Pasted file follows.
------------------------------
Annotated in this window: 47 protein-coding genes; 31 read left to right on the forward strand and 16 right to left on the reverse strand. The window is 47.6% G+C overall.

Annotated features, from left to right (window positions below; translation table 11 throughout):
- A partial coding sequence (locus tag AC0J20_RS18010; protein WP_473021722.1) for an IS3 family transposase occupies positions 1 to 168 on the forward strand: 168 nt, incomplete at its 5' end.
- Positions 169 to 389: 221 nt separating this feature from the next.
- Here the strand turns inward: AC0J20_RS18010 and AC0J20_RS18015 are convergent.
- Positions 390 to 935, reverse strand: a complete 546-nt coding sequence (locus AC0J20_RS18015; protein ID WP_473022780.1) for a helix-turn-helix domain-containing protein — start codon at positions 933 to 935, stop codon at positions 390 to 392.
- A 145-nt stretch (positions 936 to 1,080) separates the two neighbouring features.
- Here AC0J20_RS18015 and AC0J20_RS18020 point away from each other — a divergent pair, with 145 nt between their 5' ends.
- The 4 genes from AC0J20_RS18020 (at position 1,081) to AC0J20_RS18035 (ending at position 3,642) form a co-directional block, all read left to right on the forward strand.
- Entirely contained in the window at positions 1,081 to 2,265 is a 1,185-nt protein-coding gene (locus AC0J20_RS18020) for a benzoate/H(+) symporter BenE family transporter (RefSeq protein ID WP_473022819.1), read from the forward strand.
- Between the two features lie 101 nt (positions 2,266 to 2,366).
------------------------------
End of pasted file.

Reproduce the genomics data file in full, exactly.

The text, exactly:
Annotated in this window: 47 protein-coding genes; 31 read left to right on the forward strand and 16 right to left on the reverse strand. The window is 47.6% G+C overall.

Annotated features, from left to right (window positions below; translation table 11 throughout):
- A partial coding sequence (locus tag AC0J20_RS18010; protein WP_473021722.1) for an IS3 family transposase occupies positions 1 to 168 on the forward strand: 168 nt, incomplete at its 5' end.
- Positions 169 to 389: 221 nt separating this feature from the next.
- Here the strand turns inward: AC0J20_RS18010 and AC0J20_RS18015 are convergent.
- Positions 390 to 935, reverse strand: a complete 546-nt coding sequence (locus AC0J20_RS18015; protein ID WP_473022780.1) for a helix-turn-helix domain-containing protein — start codon at positions 933 to 935, stop codon at positions 390 to 392.
- A 145-nt stretch (positions 936 to 1,080) separates the two neighbouring features.
- Here AC0J20_RS18015 and AC0J20_RS18020 point away from each other — a divergent pair, with 145 nt between their 5' ends.
- The 4 genes from AC0J20_RS18020 (at position 1,081) to AC0J20_RS18035 (ending at position 3,642) form a co-directional block, all read left to right on the forward strand.
- Entirely contained in the window at positions 1,081 to 2,265 is a 1,185-nt protein-coding gene (locus AC0J20_RS18020) for a benzoate/H(+) symporter BenE family transporter (RefSeq protein ID WP_473022819.1), read from the forward strand.
- Between the two features lie 101 nt (positions 2,266 to 2,366).